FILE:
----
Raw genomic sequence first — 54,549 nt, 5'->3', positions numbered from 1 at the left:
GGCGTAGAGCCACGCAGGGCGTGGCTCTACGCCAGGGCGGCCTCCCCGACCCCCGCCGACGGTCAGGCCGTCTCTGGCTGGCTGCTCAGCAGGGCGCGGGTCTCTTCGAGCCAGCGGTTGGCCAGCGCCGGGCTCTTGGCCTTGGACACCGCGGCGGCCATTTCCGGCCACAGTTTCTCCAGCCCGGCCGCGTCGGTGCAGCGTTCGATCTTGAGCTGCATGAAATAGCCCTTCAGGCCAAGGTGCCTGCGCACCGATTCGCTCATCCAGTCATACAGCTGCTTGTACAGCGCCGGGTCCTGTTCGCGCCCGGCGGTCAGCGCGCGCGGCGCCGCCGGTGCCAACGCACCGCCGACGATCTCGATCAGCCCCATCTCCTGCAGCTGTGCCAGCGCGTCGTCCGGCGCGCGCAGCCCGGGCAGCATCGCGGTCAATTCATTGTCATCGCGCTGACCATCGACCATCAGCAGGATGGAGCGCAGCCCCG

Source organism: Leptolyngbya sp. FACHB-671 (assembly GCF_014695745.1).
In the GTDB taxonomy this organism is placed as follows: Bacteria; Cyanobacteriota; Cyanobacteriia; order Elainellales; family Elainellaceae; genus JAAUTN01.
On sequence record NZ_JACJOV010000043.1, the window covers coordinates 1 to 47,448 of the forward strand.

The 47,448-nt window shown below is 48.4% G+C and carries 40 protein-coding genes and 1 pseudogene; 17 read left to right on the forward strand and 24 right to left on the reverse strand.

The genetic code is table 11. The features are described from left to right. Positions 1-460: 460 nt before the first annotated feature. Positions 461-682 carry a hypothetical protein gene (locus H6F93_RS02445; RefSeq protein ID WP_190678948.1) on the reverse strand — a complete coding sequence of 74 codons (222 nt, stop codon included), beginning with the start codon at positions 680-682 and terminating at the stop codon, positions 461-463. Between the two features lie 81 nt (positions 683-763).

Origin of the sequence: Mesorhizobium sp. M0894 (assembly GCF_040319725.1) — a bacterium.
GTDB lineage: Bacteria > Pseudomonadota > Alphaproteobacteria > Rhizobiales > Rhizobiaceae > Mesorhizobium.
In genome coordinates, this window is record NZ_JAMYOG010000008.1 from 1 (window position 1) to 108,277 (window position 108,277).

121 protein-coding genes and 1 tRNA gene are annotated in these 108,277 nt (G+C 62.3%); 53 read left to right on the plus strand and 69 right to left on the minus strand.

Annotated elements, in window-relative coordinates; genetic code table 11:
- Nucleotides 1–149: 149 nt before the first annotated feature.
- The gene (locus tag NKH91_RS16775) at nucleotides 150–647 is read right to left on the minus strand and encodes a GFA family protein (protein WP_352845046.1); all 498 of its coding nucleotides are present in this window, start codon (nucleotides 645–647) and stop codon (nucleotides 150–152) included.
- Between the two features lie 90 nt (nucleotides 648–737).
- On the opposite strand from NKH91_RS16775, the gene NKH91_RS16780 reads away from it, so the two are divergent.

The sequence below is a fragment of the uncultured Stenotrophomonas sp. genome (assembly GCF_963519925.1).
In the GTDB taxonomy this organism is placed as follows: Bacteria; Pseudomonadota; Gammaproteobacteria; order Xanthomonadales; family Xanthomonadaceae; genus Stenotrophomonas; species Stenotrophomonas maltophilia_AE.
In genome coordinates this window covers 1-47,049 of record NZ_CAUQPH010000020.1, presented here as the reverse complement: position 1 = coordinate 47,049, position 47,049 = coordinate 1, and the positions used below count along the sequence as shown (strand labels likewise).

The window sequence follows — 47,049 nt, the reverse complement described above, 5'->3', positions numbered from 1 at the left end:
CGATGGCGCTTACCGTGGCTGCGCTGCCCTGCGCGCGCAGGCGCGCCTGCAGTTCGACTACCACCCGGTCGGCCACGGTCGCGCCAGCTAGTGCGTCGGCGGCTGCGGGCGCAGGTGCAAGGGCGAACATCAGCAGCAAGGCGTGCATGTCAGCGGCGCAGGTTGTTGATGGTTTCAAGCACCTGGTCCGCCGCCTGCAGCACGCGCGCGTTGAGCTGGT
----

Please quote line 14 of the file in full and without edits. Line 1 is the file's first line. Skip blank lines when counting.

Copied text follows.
- The gene (locus tag NKH91_RS16775) at nucleotides 150–647 is read right to left on the minus strand and encodes a GFA family protein (protein WP_352845046.1); all 498 of its coding nucleotides are present in this window, start codon (nucleotides 645–647) and stop codon (nucleotides 150–152) included.